Have you noticed there’s a Women in Education: Leading Perspectives Institute in July? In San…
Saturday morning, I read a book cover to cover. I laughed, I pondered, I underlined, I got ideas for my own writing, I…loved every word of it.
It was a book on mathematics.
Now, honestly, have you run across a mathematics textbook that would glue you to your chair on a Saturday morning? Or a science textbook? Or history? Or is your experience much like mine—finding that the texts are boring or outdated or, worse, irrelevant to the real work of the discipline.
A history teacher told me, “I never assign more than five pages of reading because the students get too bogged down. It’s too complex. Oh, and 10/20 on a quiz is a C because the information is so difficult.” I took a good look at the book. Folks, it was an encyclopedia of names and dates, not “complex text” that explored the fascinating ideas and motivations that drive history. The ideas he was testing weren’t difficult, either—they just required hours of memorization. I will say that the publisher had added lots of pictures of torture and brothels, I assume in an attempt to keep students turning the pages.
The Common Core State Standards emphasize complex text:
Part of the motivation behind the interdisciplinary approach to literacy promulgated by the Standards is extensive research establishing the need for college and career ready students to be proficient in reading complex informational text independently in a variety of content areas. Most of the required reading in college and workforce training programs is informational in structure and challenging in content; postsecondary education programs typically provide students with both a higher volume of such reading than is generally required in K–12 schools and comparatively little scaffolding.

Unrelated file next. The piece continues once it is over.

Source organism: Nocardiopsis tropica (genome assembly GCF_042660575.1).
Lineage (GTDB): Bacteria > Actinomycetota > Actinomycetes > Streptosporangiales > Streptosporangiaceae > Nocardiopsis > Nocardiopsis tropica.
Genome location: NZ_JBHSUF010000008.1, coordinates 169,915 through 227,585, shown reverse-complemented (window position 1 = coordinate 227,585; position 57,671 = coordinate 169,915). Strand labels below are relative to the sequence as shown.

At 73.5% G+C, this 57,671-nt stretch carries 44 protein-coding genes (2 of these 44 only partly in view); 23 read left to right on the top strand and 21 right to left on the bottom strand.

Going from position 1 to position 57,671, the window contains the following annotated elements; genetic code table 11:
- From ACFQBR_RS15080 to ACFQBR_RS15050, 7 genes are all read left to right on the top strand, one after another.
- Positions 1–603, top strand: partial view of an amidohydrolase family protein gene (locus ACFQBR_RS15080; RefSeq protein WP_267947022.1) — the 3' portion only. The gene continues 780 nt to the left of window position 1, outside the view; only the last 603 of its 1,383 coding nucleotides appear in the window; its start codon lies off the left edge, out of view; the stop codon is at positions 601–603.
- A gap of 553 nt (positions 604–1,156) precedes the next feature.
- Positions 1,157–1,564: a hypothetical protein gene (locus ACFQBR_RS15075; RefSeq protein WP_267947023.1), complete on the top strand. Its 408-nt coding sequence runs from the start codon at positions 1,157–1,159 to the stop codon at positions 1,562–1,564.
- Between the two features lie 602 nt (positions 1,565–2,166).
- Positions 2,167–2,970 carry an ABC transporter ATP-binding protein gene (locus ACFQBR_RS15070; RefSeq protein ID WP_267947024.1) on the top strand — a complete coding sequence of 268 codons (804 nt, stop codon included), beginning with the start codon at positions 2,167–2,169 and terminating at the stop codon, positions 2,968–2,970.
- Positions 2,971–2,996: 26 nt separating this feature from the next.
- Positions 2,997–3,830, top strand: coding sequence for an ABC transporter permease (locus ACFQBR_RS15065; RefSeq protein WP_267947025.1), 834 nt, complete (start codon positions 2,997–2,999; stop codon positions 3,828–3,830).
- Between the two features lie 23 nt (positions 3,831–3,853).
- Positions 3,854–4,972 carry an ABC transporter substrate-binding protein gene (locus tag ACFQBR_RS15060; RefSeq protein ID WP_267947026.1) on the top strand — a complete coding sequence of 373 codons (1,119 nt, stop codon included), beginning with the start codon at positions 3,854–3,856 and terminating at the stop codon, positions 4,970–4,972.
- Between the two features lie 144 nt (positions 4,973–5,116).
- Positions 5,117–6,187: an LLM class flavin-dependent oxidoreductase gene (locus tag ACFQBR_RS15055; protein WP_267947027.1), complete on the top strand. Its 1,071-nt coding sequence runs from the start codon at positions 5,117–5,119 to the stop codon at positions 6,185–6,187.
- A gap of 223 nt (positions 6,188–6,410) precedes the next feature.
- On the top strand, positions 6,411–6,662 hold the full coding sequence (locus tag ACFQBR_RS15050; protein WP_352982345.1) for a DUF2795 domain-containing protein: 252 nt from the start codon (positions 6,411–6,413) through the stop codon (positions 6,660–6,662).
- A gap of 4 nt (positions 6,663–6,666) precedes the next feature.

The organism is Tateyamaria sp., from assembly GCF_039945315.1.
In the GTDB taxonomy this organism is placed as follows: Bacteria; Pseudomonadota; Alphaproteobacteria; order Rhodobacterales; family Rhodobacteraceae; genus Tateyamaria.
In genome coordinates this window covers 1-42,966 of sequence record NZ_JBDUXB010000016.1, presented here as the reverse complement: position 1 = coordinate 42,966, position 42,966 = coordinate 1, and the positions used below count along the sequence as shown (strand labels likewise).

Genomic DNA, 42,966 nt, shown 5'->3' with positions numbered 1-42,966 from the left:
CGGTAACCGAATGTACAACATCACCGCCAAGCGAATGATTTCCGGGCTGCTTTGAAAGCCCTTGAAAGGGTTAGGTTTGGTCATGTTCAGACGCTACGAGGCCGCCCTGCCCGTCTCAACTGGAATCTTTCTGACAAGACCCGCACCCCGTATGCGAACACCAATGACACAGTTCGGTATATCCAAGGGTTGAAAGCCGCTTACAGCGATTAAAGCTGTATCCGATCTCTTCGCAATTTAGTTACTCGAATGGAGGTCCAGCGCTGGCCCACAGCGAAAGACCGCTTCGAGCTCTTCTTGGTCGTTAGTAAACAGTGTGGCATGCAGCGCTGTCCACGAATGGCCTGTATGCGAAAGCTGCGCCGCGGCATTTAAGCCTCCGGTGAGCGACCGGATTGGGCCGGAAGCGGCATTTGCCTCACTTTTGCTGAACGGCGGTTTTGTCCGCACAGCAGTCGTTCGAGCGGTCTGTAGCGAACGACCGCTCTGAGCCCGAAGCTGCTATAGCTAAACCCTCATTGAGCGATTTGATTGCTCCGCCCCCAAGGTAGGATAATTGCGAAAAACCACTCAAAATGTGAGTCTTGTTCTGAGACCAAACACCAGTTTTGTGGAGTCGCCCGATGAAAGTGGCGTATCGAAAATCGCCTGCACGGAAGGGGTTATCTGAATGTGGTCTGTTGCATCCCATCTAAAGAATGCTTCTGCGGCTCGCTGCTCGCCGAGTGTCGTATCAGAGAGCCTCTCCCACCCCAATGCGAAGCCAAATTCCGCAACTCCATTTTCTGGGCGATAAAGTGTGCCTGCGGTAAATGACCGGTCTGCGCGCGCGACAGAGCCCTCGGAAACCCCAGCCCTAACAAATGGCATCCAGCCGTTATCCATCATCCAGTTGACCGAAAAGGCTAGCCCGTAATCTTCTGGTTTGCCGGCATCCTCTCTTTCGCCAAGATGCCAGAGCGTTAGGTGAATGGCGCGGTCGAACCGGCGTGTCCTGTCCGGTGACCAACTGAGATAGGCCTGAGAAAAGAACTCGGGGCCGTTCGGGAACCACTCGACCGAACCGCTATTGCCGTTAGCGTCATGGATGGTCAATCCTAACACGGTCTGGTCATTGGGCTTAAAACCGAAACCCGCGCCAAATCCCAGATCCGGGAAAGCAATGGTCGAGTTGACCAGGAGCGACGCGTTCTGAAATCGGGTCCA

The “complex texts” I read in college were rich, like the math book that swept me away last Saturday. What if our high schooler’s first introduction to the universe was a chapter–or more–from Bill Bryson’s A Short History of Nearly Everything? What if a U.S. History course began with a chapter from Takaki’s A Distant Mirror? What if we looked for the very best texts we could find instead of settling for prepackaged curriculum?
My real question: Are we planning on teaching our students to read textbooks that are really dictionaries and encyclopedias? Or are we going to introduce them to wonderful, yet complex texts within our fields that real practitioners read or that convey marvelous information in interesting ways?
With all of possibilities available with online primary texts, and the low prices on e-books, and the speed with which new information becomes available, let’s make sure our students get great texts as they learn to unlock complexities.
What texts should we be using? List your favorite nonfiction in a comment.